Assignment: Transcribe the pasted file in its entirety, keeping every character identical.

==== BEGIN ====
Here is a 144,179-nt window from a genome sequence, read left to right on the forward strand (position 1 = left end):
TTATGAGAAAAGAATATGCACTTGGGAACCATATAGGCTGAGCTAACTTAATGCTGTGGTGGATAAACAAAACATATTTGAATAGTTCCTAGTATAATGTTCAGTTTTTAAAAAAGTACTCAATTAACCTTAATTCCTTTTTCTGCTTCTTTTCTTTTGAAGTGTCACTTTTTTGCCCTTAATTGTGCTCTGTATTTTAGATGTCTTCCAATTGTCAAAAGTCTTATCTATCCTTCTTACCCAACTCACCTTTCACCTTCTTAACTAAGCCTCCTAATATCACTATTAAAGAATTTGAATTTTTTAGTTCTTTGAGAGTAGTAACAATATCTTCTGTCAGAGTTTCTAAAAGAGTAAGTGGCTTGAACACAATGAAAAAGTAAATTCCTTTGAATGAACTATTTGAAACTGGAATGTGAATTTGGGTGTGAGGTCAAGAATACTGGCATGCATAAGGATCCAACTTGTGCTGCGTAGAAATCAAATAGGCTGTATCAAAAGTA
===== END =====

Here is a 144,179-nt window from a genome sequence, read left to right on the forward strand (position 1 = left end):
TTATGAGAAAAGAATATGCACTTGGGAACCATATAGGCTGAGCTAACTTAATGCTGTGGTGGATAAACAAAACATATTTGAATAGTTCCTAGTATAATGTTCAGTTTTTAAAAAAGTACTCAATTAACCTTAATTCCTTTTTCTGCTTCTTTTCTTTTGAAGTGTCACTTTTTTGCCCTTAATTGTGCTCTGTATTTTAGATGTCTTCCAATTGTCAAAAGTCTTATCTATCCTTCTTACCCAACTCACCTTTCACCTTCTTAACTAAGCCTCCTAATATCACTATTAAAGAATTTGAATTTTTTAGTTCTTTGAGAGTAGTAACAATATCTTCTGTCAGAGTTTCTAAAAGAGTAAGTGGCTTGAACACAATGAAAAAGTAAATTCCTTTGAATGAACTATTTGAAACTGGAATGTGAATTTGGGTGTGAGGTCAAGAATACTGGCATGCATAAGGATCCAACTTGTGCTGCGTAGAAATCAAATAGGCTGTATCAAAAGTA